DVD Review – Sleepless (2017)

Cover art for the 2017 DVD release of action thriller Sleepless

Genre: Action
Certificate: 15
UK Release Date: 11th September 2017
Runtime: 95 minutes
Director: Baran bo Odar
Writer: Andrea Berloff
Starring: Jamie Foxx, Michelle Monaghan, Scoot McNairy, Dermot Mulroney, Octavius J Johnson, Gabrielle Union, David Harbour, TI
Synopsis: A cop becomes embroiled in a big money drug deal involving a number of major underworld figures and is forced to challenge his loyalties when his son is kidnapped and his fellow cops descend on a casino.



The idea of a corrupt cop thriller set in and around a casino isn’t exactly original. In fact, it’s a notion bathed in all of the clichés of the action movie, particularly once you throw in a familial kidnapping and the presence of a number of high-ranking crime lords. Sleepless didn’t exactly make the world move at the multiplex when it arrived earlier this year – and my colleague, Luke, wasn’t impressed by it at all – but I think it’s an enjoyable action movie that benefits from the charismatic central presence of Jamie Foxx, who is compelling as a head-smashing leading man.

Las Vegas cops Vincent Downs (Foxx) and Sean Cass (TI) have their fingers in a lot of pies, stealing a shipment of cocaine from casino boss Rubino (Dermot Mulroney) and then taking charge of the investigation themselves. It all goes wrong for Downs, though, when Rubino’s men kidnap his son (Octavius J Johnson) and demand Downs bring the drugs to the casino ahead of a planned deal with ruthless mob figure Rob Novak (Scoot McNairy). As Downs makes his way to the casino, he is pursued by suspicious internal affairs officers Bryant (Michelle Monaghan) and Dennison (David Harbour).

Sleepless is at its best when it truly makes the most of its single location. The film wastes no time positioning itself firmly within the confines of its casino setting after a brief car chase through neon-lit streets and some rather perfunctory setup. It uses every inch of the building, from high-up boardrooms to hotel suites and kitchens in order to keep the frenetic action moving as we follow Downs through the building. The plot veers a little too close to farce with its constantly moving bags of drugs and is never quite sure how to deal with those lashings of comedy, but comes alive when it becomes a stripped back action tale.



Foxx hits very hard indeed as Downs, even though the corrupt cop’s true loyalties are never really in doubt from the audience point of view. Every fight scene feels different and is staged in unique fashion by Swiss director Baran bo Odar, who works hard to ensure that Sleepless avoids falling into the trap of endless, near-identical punch-ups. Improvised weaponry grabbed at random proves to be as effective as punches and kicks, with Foxx bearing the brunt of the constant punishment and subsequently spending much of the film caked in blood, dust and, bizarrely, flour.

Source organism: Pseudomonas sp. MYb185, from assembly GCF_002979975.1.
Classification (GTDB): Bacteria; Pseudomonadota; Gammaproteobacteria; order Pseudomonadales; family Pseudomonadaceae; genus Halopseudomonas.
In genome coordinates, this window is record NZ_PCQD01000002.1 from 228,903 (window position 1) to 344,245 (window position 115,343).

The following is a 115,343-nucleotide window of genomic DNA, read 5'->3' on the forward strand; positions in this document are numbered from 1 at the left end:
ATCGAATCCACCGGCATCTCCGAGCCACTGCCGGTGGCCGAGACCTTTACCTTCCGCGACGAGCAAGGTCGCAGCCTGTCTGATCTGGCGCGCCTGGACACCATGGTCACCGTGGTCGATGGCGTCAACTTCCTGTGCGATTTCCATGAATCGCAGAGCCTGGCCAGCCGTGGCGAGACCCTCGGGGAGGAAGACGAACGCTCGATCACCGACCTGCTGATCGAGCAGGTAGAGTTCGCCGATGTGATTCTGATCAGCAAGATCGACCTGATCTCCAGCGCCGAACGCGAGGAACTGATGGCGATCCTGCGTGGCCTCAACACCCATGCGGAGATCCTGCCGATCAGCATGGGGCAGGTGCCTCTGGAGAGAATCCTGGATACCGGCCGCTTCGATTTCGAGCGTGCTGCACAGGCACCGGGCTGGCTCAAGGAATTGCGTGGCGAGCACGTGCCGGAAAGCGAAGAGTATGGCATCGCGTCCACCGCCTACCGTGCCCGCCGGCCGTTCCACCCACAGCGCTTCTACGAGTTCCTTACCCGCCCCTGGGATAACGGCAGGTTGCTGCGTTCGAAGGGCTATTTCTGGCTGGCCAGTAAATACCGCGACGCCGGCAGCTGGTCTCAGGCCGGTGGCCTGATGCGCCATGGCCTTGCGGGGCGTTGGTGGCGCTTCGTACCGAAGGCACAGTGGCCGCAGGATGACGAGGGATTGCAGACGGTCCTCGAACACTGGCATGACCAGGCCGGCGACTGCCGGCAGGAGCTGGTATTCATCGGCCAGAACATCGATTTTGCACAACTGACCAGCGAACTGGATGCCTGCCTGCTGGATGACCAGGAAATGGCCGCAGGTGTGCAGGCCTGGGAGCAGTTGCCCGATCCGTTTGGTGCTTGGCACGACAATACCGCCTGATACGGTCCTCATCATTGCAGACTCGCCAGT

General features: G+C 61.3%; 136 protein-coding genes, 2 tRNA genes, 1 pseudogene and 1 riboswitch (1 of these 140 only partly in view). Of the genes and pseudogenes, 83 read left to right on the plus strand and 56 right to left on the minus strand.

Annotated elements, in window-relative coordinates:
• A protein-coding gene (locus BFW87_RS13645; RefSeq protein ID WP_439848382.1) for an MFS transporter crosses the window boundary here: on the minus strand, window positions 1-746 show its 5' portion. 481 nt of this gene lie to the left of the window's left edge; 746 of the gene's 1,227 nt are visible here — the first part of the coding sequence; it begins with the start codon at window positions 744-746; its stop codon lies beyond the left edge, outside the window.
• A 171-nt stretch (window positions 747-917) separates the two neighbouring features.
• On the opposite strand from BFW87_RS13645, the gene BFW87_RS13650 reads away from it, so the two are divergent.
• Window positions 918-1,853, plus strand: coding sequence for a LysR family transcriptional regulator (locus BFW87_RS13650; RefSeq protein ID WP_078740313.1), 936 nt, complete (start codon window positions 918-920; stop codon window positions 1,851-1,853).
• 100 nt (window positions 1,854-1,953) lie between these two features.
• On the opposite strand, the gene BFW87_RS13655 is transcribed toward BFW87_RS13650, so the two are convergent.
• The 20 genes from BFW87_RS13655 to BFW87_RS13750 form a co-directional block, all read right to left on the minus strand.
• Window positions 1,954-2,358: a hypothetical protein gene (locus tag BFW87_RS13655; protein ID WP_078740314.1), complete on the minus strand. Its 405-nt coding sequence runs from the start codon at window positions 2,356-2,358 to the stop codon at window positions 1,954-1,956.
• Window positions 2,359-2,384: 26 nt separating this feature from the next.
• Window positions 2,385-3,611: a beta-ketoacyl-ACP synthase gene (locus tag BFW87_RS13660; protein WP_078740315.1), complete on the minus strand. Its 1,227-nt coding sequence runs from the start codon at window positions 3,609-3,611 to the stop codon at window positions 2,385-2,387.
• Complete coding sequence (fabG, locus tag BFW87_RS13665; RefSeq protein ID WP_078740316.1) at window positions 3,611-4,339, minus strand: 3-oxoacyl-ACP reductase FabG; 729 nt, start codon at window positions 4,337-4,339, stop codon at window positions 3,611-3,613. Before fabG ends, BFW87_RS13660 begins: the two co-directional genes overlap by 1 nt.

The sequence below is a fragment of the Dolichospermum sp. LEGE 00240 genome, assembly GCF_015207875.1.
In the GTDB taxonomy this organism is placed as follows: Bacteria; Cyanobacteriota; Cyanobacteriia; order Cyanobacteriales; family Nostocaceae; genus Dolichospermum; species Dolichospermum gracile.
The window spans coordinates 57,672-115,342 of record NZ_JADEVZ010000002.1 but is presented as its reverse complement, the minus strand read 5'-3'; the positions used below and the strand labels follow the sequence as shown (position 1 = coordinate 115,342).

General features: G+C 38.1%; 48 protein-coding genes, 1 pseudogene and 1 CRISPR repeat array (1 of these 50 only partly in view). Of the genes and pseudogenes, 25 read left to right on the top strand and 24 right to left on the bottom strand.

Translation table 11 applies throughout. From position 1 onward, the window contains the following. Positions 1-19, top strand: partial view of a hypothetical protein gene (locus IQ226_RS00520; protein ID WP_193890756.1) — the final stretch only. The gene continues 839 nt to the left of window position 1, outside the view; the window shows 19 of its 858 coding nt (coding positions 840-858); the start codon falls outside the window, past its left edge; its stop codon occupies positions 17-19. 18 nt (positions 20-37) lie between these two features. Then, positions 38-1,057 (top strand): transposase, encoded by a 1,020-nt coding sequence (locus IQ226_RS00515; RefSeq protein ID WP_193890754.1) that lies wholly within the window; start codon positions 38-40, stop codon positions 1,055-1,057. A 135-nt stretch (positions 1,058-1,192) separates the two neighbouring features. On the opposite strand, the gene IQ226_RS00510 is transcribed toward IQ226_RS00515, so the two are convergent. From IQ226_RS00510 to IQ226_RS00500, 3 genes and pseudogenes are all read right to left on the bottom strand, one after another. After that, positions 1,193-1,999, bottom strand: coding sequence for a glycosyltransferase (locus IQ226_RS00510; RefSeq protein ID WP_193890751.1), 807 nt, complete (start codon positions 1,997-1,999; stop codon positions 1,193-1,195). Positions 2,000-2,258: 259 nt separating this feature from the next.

The supporting ensemble here varies wildly in terms of performance quality, but Michelle Monaghan is the clear standout. She is wonderful as the determined internal affairs officer trying to unravel the conspiracy of corruption within the Las Vegas police force. There are hints of a troubling event in her immediate past that leads everyone to treat her differently and this gives the film a nicely underplayed feminist subtext as she asserts her ability to work as well as anyone else. Scoot McNairy, first seen ordering someone’s tongue cut out, and Dermot Mulroney fare badly as generic underworld baddies, but there’s a nice turn from future Hellboy star David Harbour as Monaghan’s partner in the field.

Sleepless begins to lose some of its entertainment value when the machinations of the corruption inevitably have to take centre stage and the plot becomes a maze of double crosses. None of the revelations are particularly shocking and the final 20 minutes lose a great deal of the narrative’s excitement, building to a final twist that might have been intriguing if there had been any attempt to develop some of the minor characters early in the movie. For almost 90 minutes, though, this is a Sin City thriller that’s worth taking a gamble on.

WIN: To win one of three copies of Sleepless on Blu-ray, enter our competition via Facebook and Twitter.


Special Features

There was a pretty pitiful selection on the DVD I got for review, including about half a dozen entirely unnecessary deleted scenes and a four-minute featurette about the making of the movie that just feels like an advert for the film you’ve already paid to watch.


Pop or Poop?

Rating: Pop!

Jamie Foxx takes no prisoners as he smashes heads in action thriller Sleepless, which gets considerable tension and thrills from its confined setting. Supporting performances from the likes of Michelle Monaghan and David Harbour give texture to the world surrounding that central setting, though the crime side of it suffers from lacklustre characterisation.

It’s a little generic in terms of plotting and there’s no new ground being broken, but it’s an entertaining diversion that is well worth picking up on DVD.


Do you agree with my review? Let me know in the comments section.

Sleepless is available on Blu-ray/DVD in the UK from Monday, courtesy of Entertainment One.

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